As a parent of two young children, and as an ex-investment manager and now a trainee financial planner, I often think about what parents and grandparents can do to help children develop healthy financial habits.
Money is more invisible than ever.
Our kids see us tapping our cards and clicking buy buttons online, and as if by magic, we can buy just about anything we want without waiting and without exchanging physical cash for purchases.
I think financial education at home is one of the greatest gifts we can give to our children and our future selves.
From the day our children leave home and become adults, they will be responsible for managing their finances and living within their means.
Living beyond your means is easier than ever.
A wise saying goes, ‘It’s better to prepare than repair’. The sooner we start, the better.
A study done by the University of Cambridge found that money habits in children are formed by the time they are seven years old. Sounds early, right?
Children learn by observing and doing, which means that much learning can happen long before their first jobs. Pocket money is just one of the ways to teach about money.
When we say ‘yes’ to one thing, we say ‘no’ to something else
This concept comes from economics – the science of managing limited resources and unlimited “wants”. Not to overthink it but every purchase or decision has an opportunity cost.
This is the value of the option that is not taken.
This skill can be practised with very young kids when choosing between different weekend activities. When you decide to do one thing, you also choose not to do an alternative activity.
Just about any purchase can be a learning opportunity. We can help explain our family’s buying decisions by putting them in the context of our lives, values, and family resources.
The importance of delayed gratification
Kids are terrible at waiting, especially in a toy store or sweets shop. Let’s face it, even adults find it hard to wait.
Have you heard about the ‘Marshmallow Test’? It was an experiment conducted in the 1970s by a Stanford University professor, which tested 4 to 5 years old children’s ability to delay gratification.
Each child was given the option of eating a marshmallow now or waiting a bit to get two marshmallows.
The children that waited patiently for two marshmallows, over the course of the next 40 years were more successful in work, health, and life.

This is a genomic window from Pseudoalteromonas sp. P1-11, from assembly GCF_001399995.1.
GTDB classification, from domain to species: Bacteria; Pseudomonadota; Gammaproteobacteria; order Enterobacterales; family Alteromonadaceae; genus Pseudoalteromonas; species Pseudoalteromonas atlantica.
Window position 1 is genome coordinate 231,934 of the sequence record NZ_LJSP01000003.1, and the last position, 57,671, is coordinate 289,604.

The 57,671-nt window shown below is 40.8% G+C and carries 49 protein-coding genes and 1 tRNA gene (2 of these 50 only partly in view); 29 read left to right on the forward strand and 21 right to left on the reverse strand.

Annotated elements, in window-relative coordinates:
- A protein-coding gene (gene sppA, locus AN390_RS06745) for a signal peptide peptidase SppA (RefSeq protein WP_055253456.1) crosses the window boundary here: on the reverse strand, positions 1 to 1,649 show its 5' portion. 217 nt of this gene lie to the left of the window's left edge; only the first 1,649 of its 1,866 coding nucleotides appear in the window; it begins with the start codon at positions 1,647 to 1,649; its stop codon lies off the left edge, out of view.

The ability to forgo today’s spending and instead save for the future will be key to our children’s financial success.
Understand the difference between needs and “wants”
At the most basic level, needs are what we cannot go without (food, shelter, clothing, etc.), and wants are what we can live without (toys, sweets, designer clothes, etc.).
It’s not about saying that wants are bad or unnecessary. It’s about teaching the concept and bringing awareness to our kids’ thinking.
Our kids and we are social creatures. We want to fit in and have what other people around us have.
Even my 5-year-old daughter is trying to keep up with the ‘little’ Joneses!
Spend less than you earn (and invest the rest)
Whether it’s pocket money or their first paycheck, kids should know that money is not just for spending. Money can be saved, invested or shared.
I like the analogy of money being a seed. You can spend the seed or plant it.
If you plant the seed and are patient, you can grow more money seeds.
Compounding made simple!
Small things done consistently can lead to big results
Albert Einstein is credited with saying that “Compound interest is the eighth wonder of the world. He who understands it earns it; he who doesn’t pays it”.
This approach applies equally to mastering a skill or moving towards a personal goal.
Taking small steps each day for a long time can lead to remarkable results.
You don’t need a large amount of investment capital or high earnings to build up a good sum of money.
Let’s assume a 25-year-old puts aside £10 every day (circa £300 per month) and invests it for the next 30 years in the world’s biggest companies.
Assuming a conservative 5% real growth rate, at the age of 55, she may have built up a pot of £250,000 in today’s money terms.
Set up a freedom fund or dream fund
We have all heard of the rainy-day fund. It’s just as essential to have as a pension.
But it is unlikely to excite most 20-year-olds into the action of regular saving.
However, if we rename it something more inspiring, such as a “freedom fund” or “dream fund”, this can help emotionally connect with the future self and serve as a call to action.
Having a dream fund can help young people quit their day jobs and pursue a business idea, take time off work for education or travel, or try a new career.
Our kids are likely to live to 100 and have multiple careers, and will need to reinvent themselves periodically. Having a freedom fund allows them to make those big decisions.
Earn money while you sleep
Every morning your invested funds wake up and are put to work, even if you choose to have a lie-in or go on holiday.
Keep it simple. Buy and hold. Select a diversified basket of global companies via investment funds.
Be patient. The ups and downs of stock markets are good for long term investors.